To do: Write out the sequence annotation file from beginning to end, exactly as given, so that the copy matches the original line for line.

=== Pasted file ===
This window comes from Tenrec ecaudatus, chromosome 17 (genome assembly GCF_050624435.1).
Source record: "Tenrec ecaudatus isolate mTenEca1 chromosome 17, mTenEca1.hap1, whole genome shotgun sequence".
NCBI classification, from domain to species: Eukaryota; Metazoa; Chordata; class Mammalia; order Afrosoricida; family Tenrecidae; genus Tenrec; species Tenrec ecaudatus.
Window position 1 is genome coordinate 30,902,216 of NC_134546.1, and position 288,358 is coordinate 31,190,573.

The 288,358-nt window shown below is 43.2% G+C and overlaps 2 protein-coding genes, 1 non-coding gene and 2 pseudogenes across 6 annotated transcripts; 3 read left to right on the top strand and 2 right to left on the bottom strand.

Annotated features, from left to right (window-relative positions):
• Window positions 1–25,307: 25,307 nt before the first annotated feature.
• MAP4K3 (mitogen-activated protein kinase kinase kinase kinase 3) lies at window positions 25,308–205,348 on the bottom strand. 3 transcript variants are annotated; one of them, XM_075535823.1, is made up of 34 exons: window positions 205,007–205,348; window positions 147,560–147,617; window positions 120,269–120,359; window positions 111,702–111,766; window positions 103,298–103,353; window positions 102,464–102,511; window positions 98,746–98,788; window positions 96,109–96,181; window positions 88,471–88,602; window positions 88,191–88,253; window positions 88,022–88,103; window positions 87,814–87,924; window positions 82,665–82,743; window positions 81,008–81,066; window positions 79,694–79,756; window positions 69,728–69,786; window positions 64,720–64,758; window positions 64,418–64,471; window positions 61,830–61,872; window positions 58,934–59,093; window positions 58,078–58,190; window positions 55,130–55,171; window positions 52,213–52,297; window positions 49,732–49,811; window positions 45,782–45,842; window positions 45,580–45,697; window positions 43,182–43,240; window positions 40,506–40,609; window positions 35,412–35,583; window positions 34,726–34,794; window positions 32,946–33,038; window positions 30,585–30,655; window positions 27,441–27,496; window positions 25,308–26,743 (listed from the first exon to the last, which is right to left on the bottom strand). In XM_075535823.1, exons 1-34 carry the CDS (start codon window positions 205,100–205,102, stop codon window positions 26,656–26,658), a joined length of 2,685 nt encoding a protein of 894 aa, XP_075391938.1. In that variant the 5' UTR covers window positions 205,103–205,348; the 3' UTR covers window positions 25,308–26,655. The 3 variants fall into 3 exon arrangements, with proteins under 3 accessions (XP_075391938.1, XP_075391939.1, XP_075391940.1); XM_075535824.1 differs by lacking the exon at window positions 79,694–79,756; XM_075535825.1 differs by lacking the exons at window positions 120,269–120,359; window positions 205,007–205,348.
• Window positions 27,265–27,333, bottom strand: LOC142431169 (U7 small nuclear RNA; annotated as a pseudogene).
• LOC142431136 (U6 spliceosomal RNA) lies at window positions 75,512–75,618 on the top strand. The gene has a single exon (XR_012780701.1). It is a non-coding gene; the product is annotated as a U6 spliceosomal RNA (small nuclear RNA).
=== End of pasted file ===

This window comes from Tenrec ecaudatus, chromosome 17 (genome assembly GCF_050624435.1).
Source record: "Tenrec ecaudatus isolate mTenEca1 chromosome 17, mTenEca1.hap1, whole genome shotgun sequence".
NCBI classification, from domain to species: Eukaryota; Metazoa; Chordata; class Mammalia; order Afrosoricida; family Tenrecidae; genus Tenrec; species Tenrec ecaudatus.
Window position 1 is genome coordinate 30,902,216 of NC_134546.1, and position 288,358 is coordinate 31,190,573.

The 288,358-nt window shown below is 43.2% G+C and overlaps 2 protein-coding genes, 1 non-coding gene and 2 pseudogenes across 6 annotated transcripts; 3 read left to right on the top strand and 2 right to left on the bottom strand.

Annotated features, from left to right (window-relative positions):
• Window positions 1–25,307: 25,307 nt before the first annotated feature.
• MAP4K3 (mitogen-activated protein kinase kinase kinase kinase 3) lies at window positions 25,308–205,348 on the bottom strand. 3 transcript variants are annotated; one of them, XM_075535823.1, is made up of 34 exons: window positions 205,007–205,348; window positions 147,560–147,617; window positions 120,269–120,359; window positions 111,702–111,766; window positions 103,298–103,353; window positions 102,464–102,511; window positions 98,746–98,788; window positions 96,109–96,181; window positions 88,471–88,602; window positions 88,191–88,253; window positions 88,022–88,103; window positions 87,814–87,924; window positions 82,665–82,743; window positions 81,008–81,066; window positions 79,694–79,756; window positions 69,728–69,786; window positions 64,720–64,758; window positions 64,418–64,471; window positions 61,830–61,872; window positions 58,934–59,093; window positions 58,078–58,190; window positions 55,130–55,171; window positions 52,213–52,297; window positions 49,732–49,811; window positions 45,782–45,842; window positions 45,580–45,697; window positions 43,182–43,240; window positions 40,506–40,609; window positions 35,412–35,583; window positions 34,726–34,794; window positions 32,946–33,038; window positions 30,585–30,655; window positions 27,441–27,496; window positions 25,308–26,743 (listed from the first exon to the last, which is right to left on the bottom strand). In XM_075535823.1, exons 1-34 carry the CDS (start codon window positions 205,100–205,102, stop codon window positions 26,656–26,658), a joined length of 2,685 nt encoding a protein of 894 aa, XP_075391938.1. In that variant the 5' UTR covers window positions 205,103–205,348; the 3' UTR covers window positions 25,308–26,655. The 3 variants fall into 3 exon arrangements, with proteins under 3 accessions (XP_075391938.1, XP_075391939.1, XP_075391940.1); XM_075535824.1 differs by lacking the exon at window positions 79,694–79,756; XM_075535825.1 differs by lacking the exons at window positions 120,269–120,359; window positions 205,007–205,348.
• Window positions 27,265–27,333, bottom strand: LOC142431169 (U7 small nuclear RNA; annotated as a pseudogene).
• LOC142431136 (U6 spliceosomal RNA) lies at window positions 75,512–75,618 on the top strand. The gene has a single exon (XR_012780701.1). It is a non-coding gene; the product is annotated as a U6 spliceosomal RNA (small nuclear RNA).